Three Key Questions:

·    Assuming he holds off Fry for the job, will Gay prove that the first 13 games of his rookie season were the true measure of his NFL abilities?

Again, had the season ended after 13 games, the Bucs would be certain that their draft investment in Gay was an unqualified success. Gay had already made four field goals in Week Three against New York before missing the final 34-yarder, helping give the Bucs stay in the game to the end. He then missed just one time over the next 10 games. He also made four of his first five tries from 50 yards and beyond, giving Arians a long-range option he could trust. And while his five extra point misses in 48 tries were a few too many, all five came in just two games. Arians' notion of a rookie wall is a reasonable one, and Gay never seemed to suffer any crisis of confidence. The addition of Fry could help him get his second season off to a good start; the battle with veteran incumbent Cairo Santos last summer brought out the best in Gay. The Buccaneers have been near the bottom of the league rankings in field goal percentage for close to a decade and have tried many ways to solve that problem. The Matt Gay of the first three months of 2019 would be an excellent answer.

·    Will there be new blood in the punt return game?

The Buccaneers spent the first half of the season with Bobo Wilson returning punts but he was released in October. Rookie Scotty Miller, one of the Bucs' fastest players, spent all season taking practice reps at the position but the job went to Logan after Wilson's departure and Miller never returned a kick in a regular-season game. While Logan was an improvement with a 9.5-yard average, that was on a fairly small sample size and he hadn't previously returned punts. Watson and undrafted rookie Spencer Schnell got two chances each on punt returns after Logan broke his thumb in practice. It would not appear as if there is a true favorite heading into training camp, which gives newcomers like Calais and Winfield a larger chance to seize the job. Both will have to first prove they are sure-handed, and then that they can add a spark as return men that the team has been lacking.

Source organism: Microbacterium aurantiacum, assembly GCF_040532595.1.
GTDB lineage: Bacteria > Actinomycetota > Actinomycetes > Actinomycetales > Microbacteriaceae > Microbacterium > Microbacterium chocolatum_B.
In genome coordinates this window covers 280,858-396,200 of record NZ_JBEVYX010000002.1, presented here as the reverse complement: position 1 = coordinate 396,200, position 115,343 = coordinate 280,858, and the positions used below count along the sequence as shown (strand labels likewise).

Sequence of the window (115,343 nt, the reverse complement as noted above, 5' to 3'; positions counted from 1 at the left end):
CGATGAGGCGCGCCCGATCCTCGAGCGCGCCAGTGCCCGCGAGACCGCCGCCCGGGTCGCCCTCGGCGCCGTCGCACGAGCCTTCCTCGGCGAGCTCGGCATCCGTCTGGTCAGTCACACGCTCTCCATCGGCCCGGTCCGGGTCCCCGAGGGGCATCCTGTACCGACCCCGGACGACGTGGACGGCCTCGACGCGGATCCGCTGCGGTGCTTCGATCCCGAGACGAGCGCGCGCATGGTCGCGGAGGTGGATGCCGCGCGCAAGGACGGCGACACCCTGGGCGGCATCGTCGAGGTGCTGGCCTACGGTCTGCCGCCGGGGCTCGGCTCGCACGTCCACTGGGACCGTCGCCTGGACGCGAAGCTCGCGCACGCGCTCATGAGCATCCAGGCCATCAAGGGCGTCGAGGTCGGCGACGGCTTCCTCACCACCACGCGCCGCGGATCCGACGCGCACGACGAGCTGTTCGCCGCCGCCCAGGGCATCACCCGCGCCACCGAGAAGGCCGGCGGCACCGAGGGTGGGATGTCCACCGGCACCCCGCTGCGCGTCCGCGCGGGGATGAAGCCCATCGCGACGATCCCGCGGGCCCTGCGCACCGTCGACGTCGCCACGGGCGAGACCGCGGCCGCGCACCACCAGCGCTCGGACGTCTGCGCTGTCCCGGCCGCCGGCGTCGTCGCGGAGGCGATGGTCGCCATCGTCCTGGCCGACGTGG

Which young player or players will be the first to join the team's core of special-teamers?

Provided they are all still on the roster, the foursome of Minter, Watson, Smith and Ogunbowale are likely to remain the team's most active special teams players. Those were the only four who were on the field for more than half of Tampa Bay's kick-and-coverage snaps in 2019. Linebacker Noah Dawkins was not far down the list with 37.9% of the snaps, but he also played in just 10 games after joining the team in October. Assuming he returns from his 2019 elbow injury, third-year linebacker Jack Cichy could be expected to play a lot in the third phase of the game, too. Will any rookies or newcomers push their way into that group or even replace one of those core special-teamers on the roster? Russell seems like the best bet and that would be a way for him to contribute while the team figures out if he is a bitter fit at inside or outside linebacker. The Bucs like it when their running backs contribute on special teams, like Ogunbowale, and Vaughn is both fast and tough, which is a good start to a cover-man profile.